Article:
Sen. Ted Cruz (R-Texas) last week went on an ill-advised vacation to Cancún, Mexico, while millions of Texans suffered through dire conditions brought on by Winter Storm Uri, and his approval rating has taken a huge dip since his return.
From January to this week, comparing across polls, Cruz’s approval rating dropped about 23 percent among Republicans, and as much as 21 percent overall. His approval rating had already been dropping due to his involvement in the attack on the Capitol on January 6.
In January, Morning Consult found that Cruz had 45 percent approval among all voters and 44 percent disapproval, but in the wake of the Capitol breach, Cruz’s approval dropped 5 points among Republicans in Texas. Among Republicans overall, 76 percent approved of Cruz, while only 16 percent disapproved, according to last month’s poll.
A new YouGov/Yahoo! News poll of 1,552 people released Wednesday shows a precipitous drop in Cruz’s approval ratings since then. His approval rating across all parties was 24 percent, while his approval among Republicans dropped to a slim majority of 53 percent. Disapproval among Republicans also rose to 19 percent in the YouGov/Yahoo! News poll.
While, as of the Morning Consult poll, more people polled approved of him than disapproved, the YouGov/Yahoo! News poll shows that that has changed dramatically. While only 24 percent overall approve of his job performance, 49 percent now disapprove.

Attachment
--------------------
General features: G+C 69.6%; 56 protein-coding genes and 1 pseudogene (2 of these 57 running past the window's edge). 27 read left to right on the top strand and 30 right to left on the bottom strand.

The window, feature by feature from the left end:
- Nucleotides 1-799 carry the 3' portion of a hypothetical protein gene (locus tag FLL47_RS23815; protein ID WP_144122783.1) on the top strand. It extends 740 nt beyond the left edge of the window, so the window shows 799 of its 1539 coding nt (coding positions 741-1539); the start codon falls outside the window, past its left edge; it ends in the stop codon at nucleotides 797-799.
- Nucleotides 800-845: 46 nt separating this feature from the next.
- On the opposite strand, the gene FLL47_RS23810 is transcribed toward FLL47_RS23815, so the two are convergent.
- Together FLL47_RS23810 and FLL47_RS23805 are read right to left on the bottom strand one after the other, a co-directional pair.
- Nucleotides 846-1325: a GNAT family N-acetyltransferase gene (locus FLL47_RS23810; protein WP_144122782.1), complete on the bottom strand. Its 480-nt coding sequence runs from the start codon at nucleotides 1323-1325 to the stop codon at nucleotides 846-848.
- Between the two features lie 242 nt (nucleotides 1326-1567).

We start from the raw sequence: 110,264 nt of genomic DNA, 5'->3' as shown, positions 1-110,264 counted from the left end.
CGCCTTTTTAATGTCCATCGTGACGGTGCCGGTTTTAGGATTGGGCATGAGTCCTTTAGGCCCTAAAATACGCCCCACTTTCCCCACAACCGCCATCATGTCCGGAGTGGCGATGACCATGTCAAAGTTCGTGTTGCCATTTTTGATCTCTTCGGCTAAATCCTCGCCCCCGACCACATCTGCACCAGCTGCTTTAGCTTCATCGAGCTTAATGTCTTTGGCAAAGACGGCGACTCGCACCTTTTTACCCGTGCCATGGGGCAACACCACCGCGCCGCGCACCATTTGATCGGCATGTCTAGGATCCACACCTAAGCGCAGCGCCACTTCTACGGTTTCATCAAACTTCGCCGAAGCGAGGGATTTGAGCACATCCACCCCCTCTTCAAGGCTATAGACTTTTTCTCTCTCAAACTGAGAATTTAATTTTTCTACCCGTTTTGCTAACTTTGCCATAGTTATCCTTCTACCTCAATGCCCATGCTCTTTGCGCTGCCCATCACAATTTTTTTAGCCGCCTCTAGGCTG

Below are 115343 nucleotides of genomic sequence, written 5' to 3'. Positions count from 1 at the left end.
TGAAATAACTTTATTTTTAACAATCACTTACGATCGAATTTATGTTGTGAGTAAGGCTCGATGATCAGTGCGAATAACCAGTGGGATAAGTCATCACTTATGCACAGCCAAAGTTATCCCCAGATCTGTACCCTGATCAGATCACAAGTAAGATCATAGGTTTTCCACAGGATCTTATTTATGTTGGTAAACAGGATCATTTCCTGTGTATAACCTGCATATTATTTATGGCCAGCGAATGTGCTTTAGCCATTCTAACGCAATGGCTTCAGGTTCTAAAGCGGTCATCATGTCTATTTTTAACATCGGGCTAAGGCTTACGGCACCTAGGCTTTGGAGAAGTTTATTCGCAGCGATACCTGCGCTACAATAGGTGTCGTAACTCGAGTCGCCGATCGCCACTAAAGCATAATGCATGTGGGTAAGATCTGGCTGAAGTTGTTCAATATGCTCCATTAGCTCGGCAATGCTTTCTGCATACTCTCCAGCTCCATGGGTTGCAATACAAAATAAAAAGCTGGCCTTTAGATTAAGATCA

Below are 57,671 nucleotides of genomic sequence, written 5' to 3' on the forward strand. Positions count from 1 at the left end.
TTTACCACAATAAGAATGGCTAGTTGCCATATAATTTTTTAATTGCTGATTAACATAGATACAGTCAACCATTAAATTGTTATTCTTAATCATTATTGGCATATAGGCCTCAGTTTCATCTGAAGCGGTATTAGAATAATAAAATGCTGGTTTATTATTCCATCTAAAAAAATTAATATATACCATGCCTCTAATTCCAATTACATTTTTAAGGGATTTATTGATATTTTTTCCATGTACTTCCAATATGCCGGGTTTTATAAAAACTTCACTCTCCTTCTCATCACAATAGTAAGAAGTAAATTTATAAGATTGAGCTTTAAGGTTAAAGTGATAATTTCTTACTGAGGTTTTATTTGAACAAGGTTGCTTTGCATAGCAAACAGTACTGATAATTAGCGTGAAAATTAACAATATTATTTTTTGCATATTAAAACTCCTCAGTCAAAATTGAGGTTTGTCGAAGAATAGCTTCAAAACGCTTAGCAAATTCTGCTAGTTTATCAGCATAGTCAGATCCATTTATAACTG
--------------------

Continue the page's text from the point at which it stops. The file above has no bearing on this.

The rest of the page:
Another new poll by the Economist/YouGov released on Tuesday shows more tempered results. That poll shows Cruz’s approval rating is still low overall at 30 percent; among Republicans, it is at 60 percent. His disapproval among Republicans, however, rose by 10 percent, to 25 percent.
Between the periods of February 13 to 16 and February 19 to 22, when polls were conducted, the Economist/YouGov poll shows that his approval only dropped 4 percent overall and 8 percent among Republicans. News of Cruz’s trip broke on February 18, though the poll shows that many of the poll participants may not have heard of the trip at all.
Last week, Cruz was caught boarding a plane to Cancún during a week when millions of Texans suffered without power in record cold temperatures. Unrepentant, he booked a ticket back when the news began to circulate, went on a press circuit to cover up for the public relations disaster, and then said it was the media’s fault for publicizing the trip.
Aside from the political hot water that Cruz has landed himself in, he may also find himself in legal hot water. A new report from Salon has found that two days before the January 6 attack on the Capitol, one of Cruz’s leadership PACs paid hundreds of thousands of dollars to a company that has previously bought copies of Cruz’s book, according to Federal Election Commission filings. The payment had a vague label that legal experts say is unusual, and the filing could indicate that the company used the PAC money for promotional book sales, potentially giving him royalties. This would be illegal.